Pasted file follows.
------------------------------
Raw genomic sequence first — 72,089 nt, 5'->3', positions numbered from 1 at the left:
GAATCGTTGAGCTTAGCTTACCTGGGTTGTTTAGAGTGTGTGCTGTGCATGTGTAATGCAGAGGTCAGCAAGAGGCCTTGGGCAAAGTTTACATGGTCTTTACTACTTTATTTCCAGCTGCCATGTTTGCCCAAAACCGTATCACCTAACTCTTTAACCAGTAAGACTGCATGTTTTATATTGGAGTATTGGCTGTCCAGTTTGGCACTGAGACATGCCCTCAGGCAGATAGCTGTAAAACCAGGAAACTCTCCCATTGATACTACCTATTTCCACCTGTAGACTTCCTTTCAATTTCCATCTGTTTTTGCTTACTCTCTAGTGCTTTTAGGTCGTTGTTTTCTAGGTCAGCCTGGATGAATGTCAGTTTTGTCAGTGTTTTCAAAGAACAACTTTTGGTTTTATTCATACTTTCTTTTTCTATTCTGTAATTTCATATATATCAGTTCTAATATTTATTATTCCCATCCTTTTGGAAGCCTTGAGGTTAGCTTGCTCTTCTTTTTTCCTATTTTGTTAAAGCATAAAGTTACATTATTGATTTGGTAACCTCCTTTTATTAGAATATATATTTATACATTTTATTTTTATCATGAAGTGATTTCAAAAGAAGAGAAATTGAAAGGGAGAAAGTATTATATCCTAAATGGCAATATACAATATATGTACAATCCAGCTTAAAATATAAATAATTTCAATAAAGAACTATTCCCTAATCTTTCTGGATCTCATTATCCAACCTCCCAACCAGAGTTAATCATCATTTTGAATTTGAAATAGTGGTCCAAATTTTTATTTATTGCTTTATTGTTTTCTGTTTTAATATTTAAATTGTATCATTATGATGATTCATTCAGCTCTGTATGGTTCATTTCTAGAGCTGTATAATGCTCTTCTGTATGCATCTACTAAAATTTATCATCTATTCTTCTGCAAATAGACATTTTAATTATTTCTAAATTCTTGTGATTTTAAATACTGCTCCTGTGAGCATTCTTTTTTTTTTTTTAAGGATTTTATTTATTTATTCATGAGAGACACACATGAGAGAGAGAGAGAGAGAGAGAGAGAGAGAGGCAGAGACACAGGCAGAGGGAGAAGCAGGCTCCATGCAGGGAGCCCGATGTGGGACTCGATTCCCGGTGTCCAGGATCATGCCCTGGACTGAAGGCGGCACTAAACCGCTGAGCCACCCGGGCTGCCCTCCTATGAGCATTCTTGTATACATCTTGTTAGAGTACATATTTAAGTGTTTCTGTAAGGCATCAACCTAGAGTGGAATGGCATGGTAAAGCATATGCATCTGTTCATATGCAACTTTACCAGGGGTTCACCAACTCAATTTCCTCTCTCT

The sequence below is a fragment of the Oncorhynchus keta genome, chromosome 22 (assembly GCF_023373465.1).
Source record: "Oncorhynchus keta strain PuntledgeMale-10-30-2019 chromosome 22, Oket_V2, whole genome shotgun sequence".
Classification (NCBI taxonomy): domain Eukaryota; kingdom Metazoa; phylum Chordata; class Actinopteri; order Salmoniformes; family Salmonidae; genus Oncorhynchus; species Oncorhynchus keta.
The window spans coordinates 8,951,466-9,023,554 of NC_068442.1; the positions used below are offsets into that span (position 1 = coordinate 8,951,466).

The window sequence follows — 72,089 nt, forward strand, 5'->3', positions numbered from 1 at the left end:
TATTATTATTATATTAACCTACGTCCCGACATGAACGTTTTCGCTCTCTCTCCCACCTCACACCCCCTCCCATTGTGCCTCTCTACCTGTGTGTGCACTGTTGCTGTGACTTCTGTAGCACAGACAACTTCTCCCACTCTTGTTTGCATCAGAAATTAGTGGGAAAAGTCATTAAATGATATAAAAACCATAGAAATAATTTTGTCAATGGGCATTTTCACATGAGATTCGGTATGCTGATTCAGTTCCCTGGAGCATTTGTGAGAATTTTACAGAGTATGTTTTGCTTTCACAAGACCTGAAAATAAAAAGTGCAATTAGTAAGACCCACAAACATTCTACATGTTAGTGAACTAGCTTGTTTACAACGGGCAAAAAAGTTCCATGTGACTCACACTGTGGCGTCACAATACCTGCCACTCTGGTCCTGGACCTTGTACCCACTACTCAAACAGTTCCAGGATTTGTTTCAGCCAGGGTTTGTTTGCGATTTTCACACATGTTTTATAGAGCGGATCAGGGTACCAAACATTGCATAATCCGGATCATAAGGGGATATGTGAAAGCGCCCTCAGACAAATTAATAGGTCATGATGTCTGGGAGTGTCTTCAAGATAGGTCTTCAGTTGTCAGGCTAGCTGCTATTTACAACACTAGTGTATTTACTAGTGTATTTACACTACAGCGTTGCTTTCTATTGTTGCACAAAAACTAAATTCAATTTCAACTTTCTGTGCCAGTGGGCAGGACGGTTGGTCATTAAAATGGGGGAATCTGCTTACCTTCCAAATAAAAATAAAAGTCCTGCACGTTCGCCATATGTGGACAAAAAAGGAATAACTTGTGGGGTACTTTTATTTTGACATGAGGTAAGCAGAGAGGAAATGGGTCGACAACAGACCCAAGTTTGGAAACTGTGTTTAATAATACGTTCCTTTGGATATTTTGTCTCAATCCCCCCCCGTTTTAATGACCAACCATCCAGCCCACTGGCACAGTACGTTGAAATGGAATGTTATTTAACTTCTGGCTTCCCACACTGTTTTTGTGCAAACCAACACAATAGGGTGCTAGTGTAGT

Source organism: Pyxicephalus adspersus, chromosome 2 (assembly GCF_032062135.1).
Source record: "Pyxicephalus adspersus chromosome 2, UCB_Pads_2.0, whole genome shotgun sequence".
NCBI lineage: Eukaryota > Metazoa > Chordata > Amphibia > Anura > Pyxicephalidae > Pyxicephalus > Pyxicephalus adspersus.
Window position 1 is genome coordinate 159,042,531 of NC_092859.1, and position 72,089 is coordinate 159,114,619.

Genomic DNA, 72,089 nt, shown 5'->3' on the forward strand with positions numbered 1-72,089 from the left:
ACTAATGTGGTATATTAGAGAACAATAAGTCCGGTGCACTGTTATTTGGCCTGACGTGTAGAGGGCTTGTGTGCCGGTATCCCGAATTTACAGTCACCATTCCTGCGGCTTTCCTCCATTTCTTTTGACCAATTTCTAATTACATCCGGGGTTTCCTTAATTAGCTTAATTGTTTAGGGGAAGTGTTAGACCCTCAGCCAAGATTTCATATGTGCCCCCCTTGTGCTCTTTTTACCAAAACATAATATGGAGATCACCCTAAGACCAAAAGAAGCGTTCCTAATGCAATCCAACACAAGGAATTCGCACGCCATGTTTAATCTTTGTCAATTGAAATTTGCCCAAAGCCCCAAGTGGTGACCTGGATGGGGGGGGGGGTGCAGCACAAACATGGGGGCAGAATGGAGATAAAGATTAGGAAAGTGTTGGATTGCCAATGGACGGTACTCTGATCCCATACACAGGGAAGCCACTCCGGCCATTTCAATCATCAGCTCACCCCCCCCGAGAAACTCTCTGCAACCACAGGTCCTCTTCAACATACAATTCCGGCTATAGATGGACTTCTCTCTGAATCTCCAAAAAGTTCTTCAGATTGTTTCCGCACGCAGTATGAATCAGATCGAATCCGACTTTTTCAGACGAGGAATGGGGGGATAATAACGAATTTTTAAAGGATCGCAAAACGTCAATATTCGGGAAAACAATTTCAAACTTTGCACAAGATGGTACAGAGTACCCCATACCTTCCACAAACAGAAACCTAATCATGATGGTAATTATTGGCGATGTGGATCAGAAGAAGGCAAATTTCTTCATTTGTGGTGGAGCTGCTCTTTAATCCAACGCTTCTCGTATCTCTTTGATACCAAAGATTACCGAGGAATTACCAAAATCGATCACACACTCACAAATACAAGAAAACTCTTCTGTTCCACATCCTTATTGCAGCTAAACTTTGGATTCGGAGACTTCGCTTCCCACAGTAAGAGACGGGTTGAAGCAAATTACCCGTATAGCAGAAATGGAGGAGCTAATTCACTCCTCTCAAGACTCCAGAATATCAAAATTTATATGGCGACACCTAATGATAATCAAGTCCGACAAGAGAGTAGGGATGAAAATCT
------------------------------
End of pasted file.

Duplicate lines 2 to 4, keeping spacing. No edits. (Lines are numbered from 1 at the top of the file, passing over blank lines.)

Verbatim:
GAATCGTTGAGCTTAGCTTACCTGGGTTGTTTAGAGTGTGTGCTGTGCATGTGTAATGCAGAGGTCAGCAAGAGGCCTTGGGCAAAGTTTACATGGTCTTTACTACTTTATTTCCAGCTGCCATGTTTGCCCAAAACCGTATCACCTAACTCTTTAACCAGTAAGACTGCATGTTTTATATTGGAGTATTGGCTGTCCAGTTTGGCACTGAGACATGCCCTCAGGCAGATAGCTGTAAAACCAGGAAACTCTCCCATTGATACTACCTATTTCCACCTGTAGACTTCCTTTCAATTTCCATCTGTTTTTGCTTACTCTCTAGTGCTTTTAGGTCGTTGTTTTCTAGGTCAGCCTGGATGAATGTCAGTTTTGTCAGTGTTTTCAAAGAACAACTTTTGGTTTTATTCATACTTTCTTTTTCTATTCTGTAATTTCATATATATCAGTTCTAATATTTATTATTCCCATCCTTTTGGAAGCCTTGAGGTTAGCTTGCTCTTCTTTTTTCCTATTTTGTTAAAGCATAAAGTTACATTATTGATTTGGTAACCTCCTTTTATTAGAATATATATTTATACATTTTATTTTTATCATGAAGTGATTTCAAAAGAAGAGAAATTGAAAGGGAGAAAGTATTATATCCTAAATGGCAATATACAATATATGTACAATCCAGCTTAAAATATAAATAATTTCAATAAAGAACTATTCCCTAATCTTTCTGGATCTCATTATCCAACCTCCCAACCAGAGTTAATCATCATTTTGAATTTGAAATAGTGGTCCAAATTTTTATTTATTGCTTTATTGTTTTCTGTTTTAATATTTAAATTGTATCATTATGATGATTCATTCAGCTCTGTATGGTTCATTTCTAGAGCTGTATAATGCTCTTCTGTATGCATCTACTAAAATTTATCATCTATTCTTCTGCAAATAGACATTTTAATTATTTCTAAATTCTTGTGATTTTAAATACTGCTCCTGTGAGCATTCTTTTTTTTTTTTTAAGGATTTTATTTATTTATTCATGAGAGACACACATGAGAGAGAGAGAGAGAGAGAGAGAGAGAGAGGCAGAGACACAGGCAGAGGGAGAAGCAGGCTCCATGCAGGGAGCCCGATGTGGGACTCGATTCCCGGTGTCCAGGATCATGCCCTGGACTGAAGGCGGCACTAAACCGCTGAGCCACCCGGGCTGCCCTCCTATGAGCATTCTTGTATACATCTTGTTAGAGTACATATTTAAGTGTTTCTGTAAGGCATCAACCTAGAGTGGAATGGCATGGTAAAGCATATGCATCTGTTCATATGCAACTTTACCAGGGGTTCACCAACTCAATTTCCTCTCTCT

The sequence below is a fragment of the Oncorhynchus keta genome, chromosome 22 (assembly GCF_023373465.1).
Source record: "Oncorhynchus keta strain PuntledgeMale-10-30-2019 chromosome 22, Oket_V2, whole genome shotgun sequence".